BREXIT (and JEXIT)

Having won the general election with a comfortable majority the Tories will now be able to (yes, that’s right) get Brexit done. We shall have to wait and see how this pithy slogan impacts the wider economy but we can perhaps begin to speculate what some of the consequences might be for the language teaching industry in the UK. Let’s think in terms of the questions some people might ask:

Will it be more difficult for European nationals to take a language course in the UK? In the short-term, obviously not, as nothing will change during the transition period, which is scheduled to last at least until the end of 2020. Beyond this period change is possible although the likelihood is that European nationals will continue to be welcomed, both as short-term visitors and as longer-term students as it would make no economic sense to pull up the drawbridge. That said, it is unlikely that European nationals who haven’t obtained permission to stay in the UK before the end of the transition period will be allowed to stay indefinitely, as is currently the case, unless of course they score enough points on the new as yet to be defined Australian-style immigration system.

Will it be more expensive to study in the UK? The pound jumped a few percentage points against both the Euro and the US dollar as soon as the election exit poll was published, so the immediate answer to the question is ‘yes, a little’. How the pound and the UK economy as a whole behave over the longer-term will clearly depend on a whole range of factors, including the future trade agreements that have as yet to be negotiated with the EU, the USA and the rest of the world. Speculating what the outcome of those negotiations is likely to be is way too difficult.

Will European nationals (and others) be put off studying in the UK (or perhaps we should say England) by the perception (true or false) that a majority of British nationals are fed up with having quite so many foreign visitors? This sort of perception could conceivably put some people off, in the same way that some people might be dissuaded from visiting other parts of the world where a significant number of the local inhabitants complain about the volume of foreign visitors perceived to be invading their cities, pushing up prices in their neighbourhoods, filling their streets with souvenir shops, and so on. However, so long as the experience of people studying in the UK continues to be overwhelmingly positive, there is no reason to suppose that any negative perceptions generated by Brexit will last forever.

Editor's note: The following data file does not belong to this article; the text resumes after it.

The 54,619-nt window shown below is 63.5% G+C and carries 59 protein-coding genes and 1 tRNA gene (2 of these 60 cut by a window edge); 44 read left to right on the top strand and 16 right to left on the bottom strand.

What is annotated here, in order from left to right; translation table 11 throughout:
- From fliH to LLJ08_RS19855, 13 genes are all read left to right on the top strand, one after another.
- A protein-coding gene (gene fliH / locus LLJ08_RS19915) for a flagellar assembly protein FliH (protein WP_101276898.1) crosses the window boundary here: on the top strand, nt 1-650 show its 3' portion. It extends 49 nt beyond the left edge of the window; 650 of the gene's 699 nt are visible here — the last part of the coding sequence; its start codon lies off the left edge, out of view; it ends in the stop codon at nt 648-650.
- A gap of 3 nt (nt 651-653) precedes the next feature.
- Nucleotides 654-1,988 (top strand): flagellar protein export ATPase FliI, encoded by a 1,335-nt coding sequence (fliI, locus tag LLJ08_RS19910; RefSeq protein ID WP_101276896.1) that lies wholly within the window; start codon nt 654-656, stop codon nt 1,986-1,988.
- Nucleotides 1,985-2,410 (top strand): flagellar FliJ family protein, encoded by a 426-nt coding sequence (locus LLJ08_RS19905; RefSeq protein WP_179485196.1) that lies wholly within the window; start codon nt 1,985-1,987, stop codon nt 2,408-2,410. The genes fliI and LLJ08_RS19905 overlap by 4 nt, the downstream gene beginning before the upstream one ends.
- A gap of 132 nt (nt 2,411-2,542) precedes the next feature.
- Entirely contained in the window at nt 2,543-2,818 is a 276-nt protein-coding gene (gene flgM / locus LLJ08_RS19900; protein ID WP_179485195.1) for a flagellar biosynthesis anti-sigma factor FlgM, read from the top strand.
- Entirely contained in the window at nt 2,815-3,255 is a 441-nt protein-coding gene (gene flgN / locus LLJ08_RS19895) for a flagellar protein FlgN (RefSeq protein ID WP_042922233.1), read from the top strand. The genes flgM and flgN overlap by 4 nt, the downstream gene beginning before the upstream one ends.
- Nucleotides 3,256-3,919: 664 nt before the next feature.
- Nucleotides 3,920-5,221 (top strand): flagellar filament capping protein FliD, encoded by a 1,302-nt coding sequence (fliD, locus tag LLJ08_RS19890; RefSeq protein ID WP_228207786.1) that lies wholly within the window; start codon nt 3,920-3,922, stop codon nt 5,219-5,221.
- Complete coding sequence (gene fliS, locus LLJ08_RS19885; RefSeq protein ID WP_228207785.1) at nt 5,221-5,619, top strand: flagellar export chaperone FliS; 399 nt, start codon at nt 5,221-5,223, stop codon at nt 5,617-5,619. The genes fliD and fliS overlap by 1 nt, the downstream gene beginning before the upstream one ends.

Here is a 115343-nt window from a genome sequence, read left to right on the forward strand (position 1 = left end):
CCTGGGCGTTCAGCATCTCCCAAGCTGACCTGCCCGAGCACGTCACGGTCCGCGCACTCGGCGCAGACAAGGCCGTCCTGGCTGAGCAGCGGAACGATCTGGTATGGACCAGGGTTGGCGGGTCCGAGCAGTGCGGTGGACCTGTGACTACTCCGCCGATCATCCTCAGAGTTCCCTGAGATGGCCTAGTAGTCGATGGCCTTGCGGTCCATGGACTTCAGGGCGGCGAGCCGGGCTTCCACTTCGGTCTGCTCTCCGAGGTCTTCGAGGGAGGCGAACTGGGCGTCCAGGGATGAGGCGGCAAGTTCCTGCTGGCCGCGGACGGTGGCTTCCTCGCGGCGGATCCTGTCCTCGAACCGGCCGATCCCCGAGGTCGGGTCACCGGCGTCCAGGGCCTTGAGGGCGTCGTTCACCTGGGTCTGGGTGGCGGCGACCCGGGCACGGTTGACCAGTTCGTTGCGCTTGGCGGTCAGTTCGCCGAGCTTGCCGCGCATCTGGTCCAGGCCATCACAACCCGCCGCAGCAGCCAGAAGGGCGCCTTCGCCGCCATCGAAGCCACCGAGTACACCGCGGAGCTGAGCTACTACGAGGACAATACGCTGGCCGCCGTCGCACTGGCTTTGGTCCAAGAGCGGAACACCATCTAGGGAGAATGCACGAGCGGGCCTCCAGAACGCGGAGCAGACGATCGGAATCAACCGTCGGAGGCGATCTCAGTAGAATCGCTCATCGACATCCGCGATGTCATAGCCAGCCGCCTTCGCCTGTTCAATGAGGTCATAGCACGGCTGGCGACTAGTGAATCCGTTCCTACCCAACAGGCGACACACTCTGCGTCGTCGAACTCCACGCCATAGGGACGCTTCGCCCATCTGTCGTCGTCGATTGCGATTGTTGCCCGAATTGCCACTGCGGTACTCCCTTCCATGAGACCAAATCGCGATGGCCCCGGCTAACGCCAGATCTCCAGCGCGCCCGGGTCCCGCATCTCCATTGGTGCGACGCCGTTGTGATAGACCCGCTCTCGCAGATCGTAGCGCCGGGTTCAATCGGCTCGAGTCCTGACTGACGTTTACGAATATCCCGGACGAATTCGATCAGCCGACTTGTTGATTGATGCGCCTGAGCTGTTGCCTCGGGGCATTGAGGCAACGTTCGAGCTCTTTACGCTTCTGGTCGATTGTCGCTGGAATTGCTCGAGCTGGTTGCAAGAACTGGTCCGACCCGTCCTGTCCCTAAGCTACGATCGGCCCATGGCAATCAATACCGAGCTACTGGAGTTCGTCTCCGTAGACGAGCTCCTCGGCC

As for the rather less significant issue of Jexit (see previous post on the subject) I have also been very keen to ‘get it done’ for the passed 18 months or so. I’m pleased and relieved to be able to say that my previous business partners and I finally signed an agreement in November. In essence, this involved a share swap: my partners acquired the shares I owned in our language schools in Spain while I acquired the shares they held in our schools in Mexico, Colombia and Northern Ireland. So it was, in the end, a relatively soft Jexit and we can now all get on with our lives.  Let’s hope the consequences of Brexit are equally benign.

2 comments

  1. Thanks Jonathan for an excellent blog, as usual, I have listed a just a few points on Brexit’s possible impact below:

    Inward mobility ie students to the UK (both Language and HE)
    A study in April by QR reinforced that the UK’s pending exit from the European Union continue to have an impact on the country’s attractiveness to foreign student. This effect is especially pronounced among EU students, with nearly four in ten saying that Brexit makes it less likely that they would choose to study in the UK. A major factor remains how welcoming the UK is perceived to be for international students, and the study highlights that this can be heavily influenced by government policy. I have only this month had direct experience of a Swiss FE institution career officer advising their students not to do a summer course in the UK because they will not be welcome.